When Outsourcing is Good

Well, since Camping screwed up on the date again and we’re all still here (although the day’s not over), I guess we’ll have to keep on trucking with this whole survival thing. 

“Survival” in the U.S. these days seems a bit more of a struggle than, say, back in the 1980’s when I used to roll out of Gekko’s penthouse, throw some frilly underwear over my clothes, air out my armpits under the bus stop hand dryer and “get into the groove” with all the other Working Girls in Manhattan (no, wait, did I work in Manhattan in the eighties….can’t remember….30 years ago….too fuzzy….)  Anyway, 2011’s version of hanging out on Wall Street is certainly a horse of a different color.  Can’t say that I plan on “Occupy”ing any Tea Parties any time soon, but I do totally catch their drift of frustration.  Our family is broke and in debt.  My husband and I are working, but eating peanut butter for breakfast, because, C’mon!  $5 for a jug of milk?  $7 for a slab of bacon?  Have you tried turkey bacon?!??  But, rather than camp out in protest (sorry, ever since working the Faires, I’ve had an aversion to bunking with unwashed Rennies full of dragon piss), we’ve chosen to constructively focus our frustration into a win-win patriotic form of outsourcing.

Oh yeah, I said it, the dirty word that causes the pockets of American IT workers to shiver in terror.  But, repeat after me, “Outsourcing is Good.  Outsourcing Works.” — when another country is outsourcing to us.  In our particular case, our nouveau riche South Korean buddies are shipping over their kids and paying us to watch them.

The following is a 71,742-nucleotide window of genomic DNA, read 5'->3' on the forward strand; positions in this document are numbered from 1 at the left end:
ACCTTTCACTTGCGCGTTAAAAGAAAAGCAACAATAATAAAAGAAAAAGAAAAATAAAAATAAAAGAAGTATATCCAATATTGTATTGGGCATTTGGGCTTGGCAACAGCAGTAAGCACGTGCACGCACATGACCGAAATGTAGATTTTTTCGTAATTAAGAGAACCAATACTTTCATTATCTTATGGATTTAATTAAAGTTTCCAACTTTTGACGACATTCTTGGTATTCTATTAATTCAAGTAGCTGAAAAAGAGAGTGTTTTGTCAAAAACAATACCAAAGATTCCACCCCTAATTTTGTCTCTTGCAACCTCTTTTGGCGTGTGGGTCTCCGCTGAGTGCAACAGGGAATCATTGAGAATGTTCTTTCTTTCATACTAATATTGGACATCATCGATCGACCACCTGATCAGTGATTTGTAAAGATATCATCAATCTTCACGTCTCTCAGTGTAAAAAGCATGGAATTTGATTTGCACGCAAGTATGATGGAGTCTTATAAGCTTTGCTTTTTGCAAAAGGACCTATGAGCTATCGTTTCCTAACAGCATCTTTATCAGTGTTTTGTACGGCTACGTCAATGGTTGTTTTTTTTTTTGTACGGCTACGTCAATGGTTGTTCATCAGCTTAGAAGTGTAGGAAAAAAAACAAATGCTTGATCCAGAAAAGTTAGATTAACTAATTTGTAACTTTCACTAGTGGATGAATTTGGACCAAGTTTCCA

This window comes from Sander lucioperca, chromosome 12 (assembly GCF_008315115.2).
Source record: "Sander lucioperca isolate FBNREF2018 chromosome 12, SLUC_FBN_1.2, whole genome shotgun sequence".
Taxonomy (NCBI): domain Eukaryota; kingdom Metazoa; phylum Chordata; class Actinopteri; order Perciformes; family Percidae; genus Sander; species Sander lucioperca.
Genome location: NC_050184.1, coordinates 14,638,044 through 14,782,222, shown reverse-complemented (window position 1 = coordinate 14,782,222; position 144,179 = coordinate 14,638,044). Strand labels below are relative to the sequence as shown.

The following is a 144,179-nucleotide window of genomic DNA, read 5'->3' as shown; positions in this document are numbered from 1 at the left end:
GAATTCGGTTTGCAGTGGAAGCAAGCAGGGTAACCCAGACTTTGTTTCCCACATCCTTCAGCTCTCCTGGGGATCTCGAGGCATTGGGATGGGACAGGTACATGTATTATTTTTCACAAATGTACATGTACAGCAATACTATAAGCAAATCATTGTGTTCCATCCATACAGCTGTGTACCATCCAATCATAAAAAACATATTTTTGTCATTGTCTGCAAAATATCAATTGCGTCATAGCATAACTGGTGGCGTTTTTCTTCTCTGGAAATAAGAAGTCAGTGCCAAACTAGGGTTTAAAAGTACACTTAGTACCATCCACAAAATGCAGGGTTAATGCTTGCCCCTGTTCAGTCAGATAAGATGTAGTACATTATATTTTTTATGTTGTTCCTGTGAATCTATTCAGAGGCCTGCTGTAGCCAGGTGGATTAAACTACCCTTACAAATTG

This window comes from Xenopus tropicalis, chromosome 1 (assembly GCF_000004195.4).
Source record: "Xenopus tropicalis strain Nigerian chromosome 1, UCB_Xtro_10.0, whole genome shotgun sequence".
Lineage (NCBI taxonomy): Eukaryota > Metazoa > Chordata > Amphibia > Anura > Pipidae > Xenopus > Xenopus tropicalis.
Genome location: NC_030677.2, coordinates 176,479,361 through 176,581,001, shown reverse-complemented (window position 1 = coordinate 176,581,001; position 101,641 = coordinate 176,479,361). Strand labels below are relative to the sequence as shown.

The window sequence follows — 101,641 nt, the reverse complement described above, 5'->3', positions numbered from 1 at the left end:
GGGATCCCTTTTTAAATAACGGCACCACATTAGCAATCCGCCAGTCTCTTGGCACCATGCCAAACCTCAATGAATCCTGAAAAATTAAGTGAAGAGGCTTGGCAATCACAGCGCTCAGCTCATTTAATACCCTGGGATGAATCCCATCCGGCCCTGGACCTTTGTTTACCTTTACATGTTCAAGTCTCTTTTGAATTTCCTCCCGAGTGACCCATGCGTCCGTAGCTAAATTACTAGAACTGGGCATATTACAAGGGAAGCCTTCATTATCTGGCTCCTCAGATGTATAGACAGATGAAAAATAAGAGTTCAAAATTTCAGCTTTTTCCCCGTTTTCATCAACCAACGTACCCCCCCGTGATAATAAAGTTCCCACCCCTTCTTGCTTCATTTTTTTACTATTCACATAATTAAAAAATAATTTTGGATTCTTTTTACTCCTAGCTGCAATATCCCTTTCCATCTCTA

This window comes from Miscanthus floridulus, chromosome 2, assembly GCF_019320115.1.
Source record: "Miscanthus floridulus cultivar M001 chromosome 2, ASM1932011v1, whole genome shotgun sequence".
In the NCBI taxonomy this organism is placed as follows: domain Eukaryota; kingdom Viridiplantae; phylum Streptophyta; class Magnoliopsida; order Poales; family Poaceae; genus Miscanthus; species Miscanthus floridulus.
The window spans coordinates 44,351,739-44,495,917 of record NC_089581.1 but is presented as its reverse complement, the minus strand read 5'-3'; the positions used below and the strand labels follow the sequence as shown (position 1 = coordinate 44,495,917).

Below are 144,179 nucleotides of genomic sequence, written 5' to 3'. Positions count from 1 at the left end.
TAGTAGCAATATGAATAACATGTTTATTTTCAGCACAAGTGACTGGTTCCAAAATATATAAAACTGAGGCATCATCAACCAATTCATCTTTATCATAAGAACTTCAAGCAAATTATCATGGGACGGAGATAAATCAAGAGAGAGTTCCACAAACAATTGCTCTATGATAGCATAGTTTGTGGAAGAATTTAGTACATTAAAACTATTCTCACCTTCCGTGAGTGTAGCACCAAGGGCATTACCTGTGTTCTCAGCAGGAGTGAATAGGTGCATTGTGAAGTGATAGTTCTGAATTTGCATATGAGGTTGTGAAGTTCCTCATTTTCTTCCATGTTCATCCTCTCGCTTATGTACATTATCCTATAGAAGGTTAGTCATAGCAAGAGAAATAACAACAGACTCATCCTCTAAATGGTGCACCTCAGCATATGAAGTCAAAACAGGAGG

Yes, South Koreans actually seem to like us and trust us enough to belabor their precious accomplished, multi-lingual, well-behaved offspring with our unhealthy, greedy capitalistic, ugly American customs.

Awww, gosh.  We kinda like them too.

As I’ve mentioned, this is a win-win situation.  The area of South Korea is only 38,622 square miles with a population of 48 million people.  In order to give their kids a leg-up in this heavily competitive market, S.Korean parents send them to private schools in other countries where they can pick up different languages and customs and benefit from a more well-rounded education.  On our end, struggling private schools are now using “foreign aid” by signing up with agencies that import eager students from Korea, China and other countries; and  American middle-classed families provide these students with room and board so they can hold on to their homes.

I’d discovered this opportunity in Craig’s List of all places.  In the past few years we’ve hosted three kids through different agencies, one girl and two boys, all teenagers.  And, yes, you have to question the sanity of someone who would voluntarily invite more teenagers into their home. 

Some of them do eat a lot.

But they’ve been great, actually.  It’s been a terrific experience so far, and I plan on happily sharing stories about them in some of my future blogs.

Najung-e

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